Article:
Rift Valley Fever in Kenya and Somalia - update 3
31 January 2007
As of 30 January 2007, 411 suspected cases, including 121 deaths (case-fatality rate, 29%) have been reported in North Eastern Province, Coast Province, Eastern Province and Central Province (see map). One hundred and thirty-one cases have been laboratory confirmed.
The North Eastern Province has been the most affected, with Garissa district (175 suspected cases, 58 confirmed cases, including 57 deaths) and Ijara district (125 suspected cases and 22 confirmed cases, including 23 deaths) reporting the most cases and deaths. Sporadic cases have also been reported from districts in Eastern Province (Isiolo - 8 suspected cases, 3 confirmed cases) and from districts in Central Province (Kirinyanga - 4 suspected cases, 4 confirmed cases, including 1 death; Kajiado - 3 suspected cases, 1 confirmed case, including 3 deaths; Maragua - 1 suspected case, 1 confirmed case); Thika - 2 suspected cases, 1 confirmed case). Some of the cases from Central Province were diagnosed in Nairobi.
The outbreak appears to be in decline, although the Ministry of Health continues to coordinate activities to contain the outbreak, including active surveillance. The team from the Global Outbreak Alert and Response Network (see previous report) has returned from the affected areas, having provided a mobile laboratory for initial diagnosis of the disease, training in case management/infection control to provincial health officials and assistance with health education and informing affected communities about the disease. WHO, the Ministry of Health and the Ministry of Livestock and Fisheries Development developed key public health messages which have been disseminated in the local community, and meetings were held with community religious leaders.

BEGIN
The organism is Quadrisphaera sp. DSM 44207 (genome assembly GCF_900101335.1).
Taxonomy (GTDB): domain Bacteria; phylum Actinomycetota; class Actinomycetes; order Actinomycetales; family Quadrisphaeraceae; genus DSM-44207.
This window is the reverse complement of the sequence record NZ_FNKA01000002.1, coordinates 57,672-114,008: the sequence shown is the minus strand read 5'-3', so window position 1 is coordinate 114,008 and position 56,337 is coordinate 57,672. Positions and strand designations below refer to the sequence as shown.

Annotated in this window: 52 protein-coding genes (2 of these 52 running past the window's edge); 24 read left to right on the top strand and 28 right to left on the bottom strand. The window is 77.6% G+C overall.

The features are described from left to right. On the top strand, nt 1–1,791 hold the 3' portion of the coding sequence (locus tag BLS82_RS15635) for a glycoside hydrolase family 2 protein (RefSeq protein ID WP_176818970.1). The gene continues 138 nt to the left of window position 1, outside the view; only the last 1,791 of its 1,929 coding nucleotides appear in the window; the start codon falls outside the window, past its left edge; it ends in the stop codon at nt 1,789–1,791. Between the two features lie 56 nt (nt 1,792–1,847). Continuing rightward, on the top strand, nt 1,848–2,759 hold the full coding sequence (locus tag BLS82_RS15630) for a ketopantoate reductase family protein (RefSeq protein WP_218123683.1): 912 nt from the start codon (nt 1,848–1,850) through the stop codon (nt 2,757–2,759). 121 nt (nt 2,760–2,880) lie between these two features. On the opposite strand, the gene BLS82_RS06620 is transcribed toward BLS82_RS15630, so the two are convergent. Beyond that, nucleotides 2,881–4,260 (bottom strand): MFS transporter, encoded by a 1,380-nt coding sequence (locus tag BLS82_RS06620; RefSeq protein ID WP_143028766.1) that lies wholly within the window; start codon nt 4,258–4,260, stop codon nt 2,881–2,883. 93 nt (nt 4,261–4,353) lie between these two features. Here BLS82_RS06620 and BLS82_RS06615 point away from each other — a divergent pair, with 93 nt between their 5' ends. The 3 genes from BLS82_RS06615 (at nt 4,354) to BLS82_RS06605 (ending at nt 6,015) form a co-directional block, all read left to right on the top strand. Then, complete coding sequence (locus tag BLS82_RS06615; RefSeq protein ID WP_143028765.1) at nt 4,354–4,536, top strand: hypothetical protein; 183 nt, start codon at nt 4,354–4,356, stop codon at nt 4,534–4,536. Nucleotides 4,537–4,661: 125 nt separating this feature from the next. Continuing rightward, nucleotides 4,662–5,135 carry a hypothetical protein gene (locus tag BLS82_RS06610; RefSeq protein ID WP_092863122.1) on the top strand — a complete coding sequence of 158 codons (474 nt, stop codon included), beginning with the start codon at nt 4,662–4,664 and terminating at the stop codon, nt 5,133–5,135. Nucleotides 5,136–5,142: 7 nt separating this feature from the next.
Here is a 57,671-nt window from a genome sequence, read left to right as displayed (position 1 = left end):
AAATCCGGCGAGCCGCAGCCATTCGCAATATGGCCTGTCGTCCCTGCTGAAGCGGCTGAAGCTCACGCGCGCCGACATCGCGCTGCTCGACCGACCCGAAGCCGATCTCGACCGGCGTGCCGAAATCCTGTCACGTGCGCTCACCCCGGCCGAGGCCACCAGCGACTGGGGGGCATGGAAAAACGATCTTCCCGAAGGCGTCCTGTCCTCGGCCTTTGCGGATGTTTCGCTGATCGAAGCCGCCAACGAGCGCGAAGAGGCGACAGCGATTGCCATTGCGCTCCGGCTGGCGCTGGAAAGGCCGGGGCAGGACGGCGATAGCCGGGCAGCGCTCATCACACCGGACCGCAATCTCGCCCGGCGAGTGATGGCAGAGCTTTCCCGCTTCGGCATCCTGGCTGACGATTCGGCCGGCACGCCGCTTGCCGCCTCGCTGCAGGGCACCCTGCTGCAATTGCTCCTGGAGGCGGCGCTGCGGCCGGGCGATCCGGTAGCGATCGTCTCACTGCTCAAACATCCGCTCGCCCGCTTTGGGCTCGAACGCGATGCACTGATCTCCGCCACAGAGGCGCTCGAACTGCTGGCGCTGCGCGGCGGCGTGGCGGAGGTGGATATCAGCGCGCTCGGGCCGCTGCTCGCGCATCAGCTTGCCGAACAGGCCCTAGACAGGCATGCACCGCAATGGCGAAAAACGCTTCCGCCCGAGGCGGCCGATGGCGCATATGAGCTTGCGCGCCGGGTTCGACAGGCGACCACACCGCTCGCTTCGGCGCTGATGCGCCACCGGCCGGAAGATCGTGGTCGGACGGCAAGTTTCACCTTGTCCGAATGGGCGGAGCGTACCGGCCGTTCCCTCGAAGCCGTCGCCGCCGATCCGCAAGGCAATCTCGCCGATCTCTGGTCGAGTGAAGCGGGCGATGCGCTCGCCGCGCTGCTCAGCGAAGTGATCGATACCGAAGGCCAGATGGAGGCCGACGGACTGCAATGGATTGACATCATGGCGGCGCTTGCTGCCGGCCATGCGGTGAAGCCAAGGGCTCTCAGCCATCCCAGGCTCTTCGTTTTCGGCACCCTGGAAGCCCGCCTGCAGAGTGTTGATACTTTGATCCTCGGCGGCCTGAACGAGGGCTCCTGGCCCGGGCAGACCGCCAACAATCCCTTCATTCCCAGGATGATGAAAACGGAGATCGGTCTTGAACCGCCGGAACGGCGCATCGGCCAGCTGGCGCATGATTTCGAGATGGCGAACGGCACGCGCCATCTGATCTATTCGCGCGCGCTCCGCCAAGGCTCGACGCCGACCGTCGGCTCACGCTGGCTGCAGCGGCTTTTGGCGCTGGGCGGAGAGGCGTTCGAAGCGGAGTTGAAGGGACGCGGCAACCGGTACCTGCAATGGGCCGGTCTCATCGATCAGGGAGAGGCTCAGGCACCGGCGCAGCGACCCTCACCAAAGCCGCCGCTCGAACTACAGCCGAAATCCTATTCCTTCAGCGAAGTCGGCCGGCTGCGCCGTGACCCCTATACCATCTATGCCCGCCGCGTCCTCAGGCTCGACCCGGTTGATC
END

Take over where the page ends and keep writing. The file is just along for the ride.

As of 30 January 2007, WHO has reported 100 suspected cases, including 48 deaths, in Somalia (see map) with 1 case laboratory confirmed by the Kenyan Institute of Medical Research (KEMRI) and the Centers for Disease Control and Prevention/ International Emerging Infectious Program (CDC/EIP) in Kenya.
Médecins sans Frontières is facilitating transport of samples and the WHO country office has held training sessions with Somali medical officers on how to detect and contain the disease. However, the deteriorating security situation continues to hamper control measures in the affected area.